MemberSiobhan Meï

Siobhan Meï is a PhD candidate in Comparative Literature at the University of Massachusetts Amherst. Her dissertation, “Adieu madras, adieu foulard: Reading Dress, Textile Artisanship, and Resistance in the Plantation Economies of the Atlantic World,” reveals the ways in which technologies of dress (including its modes of labor and production) shaped and continue to shape politics of belonging and resistance in the Americas.

MemberBrad Hostetler

Brad Hostetler is Visiting Assistant Professor of Art History at Kenyon College for the 2017–18 academic year, teaching introductory surveys and intermediate courses on medieval art. He specializes in the visual and material culture of the ancient and medieval Eastern Mediterranean, specifically the art and architecture of Late Antiquity, the Byzantine Empire, and the Islamicate lands. His research interests include the interaction of text and image, patronage, and the agency of luxury objects in pre-modern societies.   His current book project examines the production, use, and circulation of reliquaries in the Byzantine Empire. He is also co-director of a digital humanities project, Inscriptions of Mount Athos (IMA), which documents the medieval Greek inscriptions displayed on portable objects in the monastic collections of Mount Athos, Greece. He has published essays in Eastern Christian Art, Athanor, and most recently in Natural Materials of the Holy Land and the Visual Translation of Place, 500 – 1500 (Routledge, 2017).   He has held fellowships at Dumbarton Oaks Research Library and Collection in Washington, D.C., and the Metropolitan Museum of Art. Prior to Kenyon, Brad taught courses on medieval pilgrimage, the True Cross, and Late Antique and Early Christian art and architecture at Florida State University.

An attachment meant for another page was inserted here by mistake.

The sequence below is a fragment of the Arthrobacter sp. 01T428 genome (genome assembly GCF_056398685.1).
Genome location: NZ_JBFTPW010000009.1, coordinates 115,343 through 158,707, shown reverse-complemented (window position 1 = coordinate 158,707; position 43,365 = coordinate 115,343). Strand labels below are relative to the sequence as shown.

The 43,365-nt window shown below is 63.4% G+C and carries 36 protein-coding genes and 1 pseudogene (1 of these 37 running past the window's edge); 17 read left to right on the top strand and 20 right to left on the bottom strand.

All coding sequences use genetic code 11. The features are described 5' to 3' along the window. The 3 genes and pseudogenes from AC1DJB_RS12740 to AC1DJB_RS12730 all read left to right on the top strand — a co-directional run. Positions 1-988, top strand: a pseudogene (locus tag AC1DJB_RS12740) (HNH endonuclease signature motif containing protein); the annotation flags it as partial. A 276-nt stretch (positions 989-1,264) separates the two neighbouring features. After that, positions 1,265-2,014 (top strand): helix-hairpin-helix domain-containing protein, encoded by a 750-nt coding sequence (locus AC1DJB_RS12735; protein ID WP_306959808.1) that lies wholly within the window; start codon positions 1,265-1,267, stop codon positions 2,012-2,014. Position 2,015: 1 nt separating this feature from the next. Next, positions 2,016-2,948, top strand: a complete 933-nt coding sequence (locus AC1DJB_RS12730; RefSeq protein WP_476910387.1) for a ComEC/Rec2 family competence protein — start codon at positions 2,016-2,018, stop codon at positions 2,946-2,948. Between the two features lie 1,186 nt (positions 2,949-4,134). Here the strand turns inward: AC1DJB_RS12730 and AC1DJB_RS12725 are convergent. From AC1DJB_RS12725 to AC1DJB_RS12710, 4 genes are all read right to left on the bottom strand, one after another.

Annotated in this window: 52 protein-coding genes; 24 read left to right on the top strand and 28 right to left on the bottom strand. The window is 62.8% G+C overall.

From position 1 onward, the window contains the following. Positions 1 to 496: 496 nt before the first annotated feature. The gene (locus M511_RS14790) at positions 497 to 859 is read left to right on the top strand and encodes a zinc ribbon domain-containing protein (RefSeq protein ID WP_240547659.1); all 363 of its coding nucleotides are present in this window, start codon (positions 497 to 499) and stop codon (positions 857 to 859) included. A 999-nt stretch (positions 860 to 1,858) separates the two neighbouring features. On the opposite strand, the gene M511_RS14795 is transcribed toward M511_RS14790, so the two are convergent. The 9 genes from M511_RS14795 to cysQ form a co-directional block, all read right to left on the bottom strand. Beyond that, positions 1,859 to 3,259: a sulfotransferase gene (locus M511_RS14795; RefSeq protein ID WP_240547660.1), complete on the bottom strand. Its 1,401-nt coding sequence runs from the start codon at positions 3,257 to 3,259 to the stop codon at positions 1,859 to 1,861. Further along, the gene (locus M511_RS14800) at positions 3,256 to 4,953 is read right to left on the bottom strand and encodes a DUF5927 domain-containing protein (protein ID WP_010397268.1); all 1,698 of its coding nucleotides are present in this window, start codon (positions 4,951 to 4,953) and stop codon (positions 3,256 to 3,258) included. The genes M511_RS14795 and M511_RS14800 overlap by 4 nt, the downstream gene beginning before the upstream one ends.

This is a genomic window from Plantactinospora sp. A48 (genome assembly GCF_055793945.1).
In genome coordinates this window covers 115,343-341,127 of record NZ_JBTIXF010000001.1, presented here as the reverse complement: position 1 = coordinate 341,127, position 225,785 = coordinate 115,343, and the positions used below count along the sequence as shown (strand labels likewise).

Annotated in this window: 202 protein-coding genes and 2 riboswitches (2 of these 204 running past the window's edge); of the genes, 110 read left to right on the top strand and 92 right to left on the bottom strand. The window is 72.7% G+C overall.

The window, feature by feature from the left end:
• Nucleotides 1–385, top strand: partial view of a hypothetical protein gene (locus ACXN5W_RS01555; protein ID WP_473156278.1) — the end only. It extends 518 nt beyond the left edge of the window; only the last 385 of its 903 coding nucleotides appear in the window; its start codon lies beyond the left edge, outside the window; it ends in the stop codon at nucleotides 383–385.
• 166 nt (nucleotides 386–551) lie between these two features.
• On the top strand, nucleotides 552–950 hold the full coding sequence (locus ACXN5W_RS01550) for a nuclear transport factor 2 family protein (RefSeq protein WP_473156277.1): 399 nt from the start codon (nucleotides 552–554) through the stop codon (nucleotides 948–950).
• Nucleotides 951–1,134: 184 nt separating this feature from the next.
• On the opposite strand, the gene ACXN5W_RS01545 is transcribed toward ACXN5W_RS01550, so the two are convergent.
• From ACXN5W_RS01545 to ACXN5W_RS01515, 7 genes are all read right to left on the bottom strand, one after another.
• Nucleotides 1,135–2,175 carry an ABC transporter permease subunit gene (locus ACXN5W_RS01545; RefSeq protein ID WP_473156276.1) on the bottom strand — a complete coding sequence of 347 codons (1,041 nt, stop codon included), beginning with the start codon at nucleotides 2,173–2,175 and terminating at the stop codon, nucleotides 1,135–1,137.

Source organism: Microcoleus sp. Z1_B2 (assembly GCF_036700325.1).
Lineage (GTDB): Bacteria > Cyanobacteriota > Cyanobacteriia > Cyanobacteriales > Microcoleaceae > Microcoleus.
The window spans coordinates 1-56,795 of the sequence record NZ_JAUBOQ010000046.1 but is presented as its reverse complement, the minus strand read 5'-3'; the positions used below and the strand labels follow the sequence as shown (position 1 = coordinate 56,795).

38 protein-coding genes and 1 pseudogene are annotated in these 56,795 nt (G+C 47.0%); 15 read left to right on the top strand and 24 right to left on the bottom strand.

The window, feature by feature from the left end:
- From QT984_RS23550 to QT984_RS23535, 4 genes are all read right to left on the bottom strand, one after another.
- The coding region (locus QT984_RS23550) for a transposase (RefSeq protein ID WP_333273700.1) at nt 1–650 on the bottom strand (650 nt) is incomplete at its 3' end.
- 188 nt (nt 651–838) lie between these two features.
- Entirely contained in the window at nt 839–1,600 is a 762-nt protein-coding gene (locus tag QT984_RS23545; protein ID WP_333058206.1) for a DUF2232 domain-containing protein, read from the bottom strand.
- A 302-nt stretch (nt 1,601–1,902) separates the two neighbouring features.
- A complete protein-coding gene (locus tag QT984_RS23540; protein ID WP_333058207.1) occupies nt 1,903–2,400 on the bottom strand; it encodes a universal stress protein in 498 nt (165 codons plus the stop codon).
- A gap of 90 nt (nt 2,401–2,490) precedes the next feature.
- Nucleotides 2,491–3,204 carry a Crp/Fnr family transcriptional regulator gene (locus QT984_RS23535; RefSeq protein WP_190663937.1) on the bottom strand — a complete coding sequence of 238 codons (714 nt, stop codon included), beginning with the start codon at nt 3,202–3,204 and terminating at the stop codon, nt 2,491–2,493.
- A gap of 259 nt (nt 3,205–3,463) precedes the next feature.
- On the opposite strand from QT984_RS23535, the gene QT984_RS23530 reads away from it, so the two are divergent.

MemberStella Marega

Political Philosopher and Politologist. My research focuses on the relationships between philosophy, religion and politics, with special attention to the processes of re-divinization of politics and to the eschatological tension in modern political movements. I investigated thoroughly the thought of Eric Voegelin, Karl Löwith, Jakob Taubes, Alois Dempf, and the legacy of Joachim of Fiore’s eschatological theology of history in modern society. I also deal with problems of symbolic interpretations of political power, corporeality and apocalypse in post-modern imagery and in popular culture.

MemberKatherine Hepworth

Dr Katherine Hepworth is a graphic design practitioner-researcher, currently employed as the Assistant Professor of Visual Journalism at The Reynolds School of Journalism, University of Nevada Reno. She has over ten years professional experience as a graphic designer, focusing on information design and user experience for books and websites. Her current research interests are the relationship between visual communication and power, and visual communication effectiveness in higher education.